Monday, March 11, 2013

Confused About Retails Bonds? Learn How to Start Investing

Interest Rates
Interest Rates (Photo credit: 401(K) 2013)

With interest rates on savings accounts still rooted to rock bottom, many people are looking for alternative places to invest their cash to get a decent return.

One such option is a retail bond. Not everyone will have heard of retail bonds and they may well sound like a complicated financial instrument but in reality are relatively straightforward. They allow the individual to control the level of risk they are exposed to.

If you think you might be interested in 
investing in retail bonds and want to know more, read on to find out more.

Retail bonds: the basics


A retail bond is simply a way of investing your money in a certain company, which not only returns your capital at the end of an agreed period, but also pays you interest along the way.

Cash flow can be tough for a company to raise and when it comes to growth and expansion, an injection of capital is needed. One way of getting this is to create a series of bonds that investors can buy. The company offers a guaranteed interest rate in return for the use of the cash for the agreed period. The concept really is that simple.

The amount of interest offered will depend on the size and stability of the company. Large organisations such as Tesco might offer bonds with an interest rate of around 5-6% whilst a smaller, less secure business might have to give an investor around 10% in order to be sufficiently attractive. As a general rule, the higher the rate of interest, the more risky the investment is.

How do I buy a bond?


If you already have an investment portfolio, the chances are that you have either a wealth manager or a stockbroker who executes deals on your behalf. They will be able to purchase a retail bond upon your instructions.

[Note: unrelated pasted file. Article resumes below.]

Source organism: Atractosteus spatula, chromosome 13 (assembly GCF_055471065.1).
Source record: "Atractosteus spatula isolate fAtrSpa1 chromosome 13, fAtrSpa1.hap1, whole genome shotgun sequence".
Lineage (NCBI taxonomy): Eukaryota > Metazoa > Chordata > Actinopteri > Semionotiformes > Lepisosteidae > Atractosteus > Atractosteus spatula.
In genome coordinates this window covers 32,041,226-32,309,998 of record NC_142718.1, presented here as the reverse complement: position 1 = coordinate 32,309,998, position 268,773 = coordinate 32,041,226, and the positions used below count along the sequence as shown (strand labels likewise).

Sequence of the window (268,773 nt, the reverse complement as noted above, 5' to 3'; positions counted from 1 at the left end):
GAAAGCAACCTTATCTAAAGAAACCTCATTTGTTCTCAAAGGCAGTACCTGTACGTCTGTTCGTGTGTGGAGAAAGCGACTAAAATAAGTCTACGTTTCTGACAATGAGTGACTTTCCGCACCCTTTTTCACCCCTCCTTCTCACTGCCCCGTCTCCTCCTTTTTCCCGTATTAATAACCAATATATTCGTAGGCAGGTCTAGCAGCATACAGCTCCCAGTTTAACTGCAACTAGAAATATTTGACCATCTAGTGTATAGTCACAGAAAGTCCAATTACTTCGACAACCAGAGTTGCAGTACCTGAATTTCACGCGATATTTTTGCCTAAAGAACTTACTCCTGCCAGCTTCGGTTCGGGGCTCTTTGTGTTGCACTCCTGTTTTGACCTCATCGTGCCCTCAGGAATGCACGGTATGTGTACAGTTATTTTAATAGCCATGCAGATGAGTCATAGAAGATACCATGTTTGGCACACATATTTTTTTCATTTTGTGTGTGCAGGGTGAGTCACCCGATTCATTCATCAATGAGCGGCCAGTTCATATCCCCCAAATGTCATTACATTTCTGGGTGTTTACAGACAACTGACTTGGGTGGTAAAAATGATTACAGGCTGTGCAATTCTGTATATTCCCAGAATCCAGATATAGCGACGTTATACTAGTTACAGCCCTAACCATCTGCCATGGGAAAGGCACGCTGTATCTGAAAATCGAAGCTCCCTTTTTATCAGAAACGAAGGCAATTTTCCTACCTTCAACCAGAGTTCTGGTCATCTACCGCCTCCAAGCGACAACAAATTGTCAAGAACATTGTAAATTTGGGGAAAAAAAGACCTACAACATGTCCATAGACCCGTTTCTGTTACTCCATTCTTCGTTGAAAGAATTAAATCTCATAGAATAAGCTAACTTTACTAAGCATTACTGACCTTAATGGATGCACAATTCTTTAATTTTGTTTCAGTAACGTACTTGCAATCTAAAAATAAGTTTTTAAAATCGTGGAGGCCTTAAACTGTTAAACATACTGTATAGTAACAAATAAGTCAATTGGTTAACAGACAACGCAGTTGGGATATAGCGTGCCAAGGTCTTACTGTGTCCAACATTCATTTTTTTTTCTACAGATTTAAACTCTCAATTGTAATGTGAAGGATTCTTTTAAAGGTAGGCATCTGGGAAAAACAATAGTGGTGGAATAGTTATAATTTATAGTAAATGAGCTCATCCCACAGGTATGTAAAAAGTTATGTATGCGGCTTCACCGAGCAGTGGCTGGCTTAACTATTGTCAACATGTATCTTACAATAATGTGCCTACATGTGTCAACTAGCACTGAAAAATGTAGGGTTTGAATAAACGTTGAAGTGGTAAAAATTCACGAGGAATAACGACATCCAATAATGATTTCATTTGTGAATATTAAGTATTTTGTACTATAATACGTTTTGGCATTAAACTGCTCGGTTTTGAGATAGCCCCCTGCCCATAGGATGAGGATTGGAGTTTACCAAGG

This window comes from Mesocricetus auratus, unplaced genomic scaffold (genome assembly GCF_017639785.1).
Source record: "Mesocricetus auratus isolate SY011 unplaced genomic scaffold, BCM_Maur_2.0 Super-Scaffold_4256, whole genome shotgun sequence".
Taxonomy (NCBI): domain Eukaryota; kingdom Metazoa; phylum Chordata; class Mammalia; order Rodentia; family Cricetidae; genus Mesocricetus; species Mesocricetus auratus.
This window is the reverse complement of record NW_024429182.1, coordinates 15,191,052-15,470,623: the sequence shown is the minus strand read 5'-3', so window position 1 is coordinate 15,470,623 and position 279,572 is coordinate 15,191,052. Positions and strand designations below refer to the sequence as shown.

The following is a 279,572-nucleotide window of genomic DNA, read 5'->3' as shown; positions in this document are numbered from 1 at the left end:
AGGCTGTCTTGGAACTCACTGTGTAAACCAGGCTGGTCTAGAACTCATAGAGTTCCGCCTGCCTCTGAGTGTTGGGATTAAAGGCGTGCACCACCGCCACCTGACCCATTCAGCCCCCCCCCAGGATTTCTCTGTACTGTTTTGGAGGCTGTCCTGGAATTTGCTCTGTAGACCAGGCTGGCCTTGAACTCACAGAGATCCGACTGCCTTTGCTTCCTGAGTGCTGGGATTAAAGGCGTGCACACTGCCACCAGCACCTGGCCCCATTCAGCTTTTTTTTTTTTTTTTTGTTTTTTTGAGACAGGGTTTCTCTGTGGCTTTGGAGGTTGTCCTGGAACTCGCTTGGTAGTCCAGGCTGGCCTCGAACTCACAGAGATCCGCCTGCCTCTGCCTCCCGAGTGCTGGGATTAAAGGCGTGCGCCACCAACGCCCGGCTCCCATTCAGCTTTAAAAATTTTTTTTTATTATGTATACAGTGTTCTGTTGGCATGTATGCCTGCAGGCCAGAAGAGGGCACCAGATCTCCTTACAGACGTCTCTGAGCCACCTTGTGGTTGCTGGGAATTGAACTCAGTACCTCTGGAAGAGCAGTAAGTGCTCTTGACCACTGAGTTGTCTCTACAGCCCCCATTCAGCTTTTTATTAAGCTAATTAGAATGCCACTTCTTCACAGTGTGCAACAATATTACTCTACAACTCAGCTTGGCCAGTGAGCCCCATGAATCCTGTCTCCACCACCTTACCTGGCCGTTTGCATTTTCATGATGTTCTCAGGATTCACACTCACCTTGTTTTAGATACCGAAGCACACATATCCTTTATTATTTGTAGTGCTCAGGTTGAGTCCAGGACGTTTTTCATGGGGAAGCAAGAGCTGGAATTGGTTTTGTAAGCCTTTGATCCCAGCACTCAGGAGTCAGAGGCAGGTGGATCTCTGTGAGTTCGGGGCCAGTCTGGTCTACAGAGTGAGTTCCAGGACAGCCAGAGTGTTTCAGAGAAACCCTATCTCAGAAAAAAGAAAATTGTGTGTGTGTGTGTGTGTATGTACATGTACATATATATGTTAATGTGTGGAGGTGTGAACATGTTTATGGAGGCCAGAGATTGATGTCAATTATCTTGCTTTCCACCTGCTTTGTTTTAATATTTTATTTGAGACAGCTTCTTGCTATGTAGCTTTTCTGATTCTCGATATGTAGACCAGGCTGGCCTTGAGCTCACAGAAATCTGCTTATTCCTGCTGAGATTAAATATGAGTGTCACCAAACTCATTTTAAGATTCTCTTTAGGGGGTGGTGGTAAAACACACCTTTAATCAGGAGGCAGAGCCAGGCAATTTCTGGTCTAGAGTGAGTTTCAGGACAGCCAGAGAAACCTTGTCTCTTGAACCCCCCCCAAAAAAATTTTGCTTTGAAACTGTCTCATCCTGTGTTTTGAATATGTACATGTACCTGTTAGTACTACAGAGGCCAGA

If you are new to investing, it is possible to set up an account with a stockbroker on an 'execution only' basis, which means you will not be receiving advice or management services. This will be the cheapest way for you to get your foot onto the ladder.

When you are ready to purchase your bond, there are several factors you need to ensure you have carefully considered. How long you want your money to remain invested for, the level of risk you are willing to accept and the return you are hoping to receive are all key and will help to determine your choice of company to purchase the retail bond from.

Once you think you may have identified a suitable target - research, research, research. A company that offers a higher interest rate will be at a greater risk of going bust or defaulting on the debt, so think very carefully before ploughing your money in.

To summarise, retail bonds are very accessible to the general public even though they may not be the most well-known way to invest. However, with detailed planning, research and clear goals, it is possible to secure a much better return on your money than with a bank.

Samantha Wood is an experienced finance writer but wishes she had more money to invest. To keep up to date with the latest opportunities and news, Samantha uses sources such as 
Investing In Retail Bonds.  




1 comment:

  1. Great post! Retail bonds can be such a great way of building your income for the longterm!

    ReplyDelete

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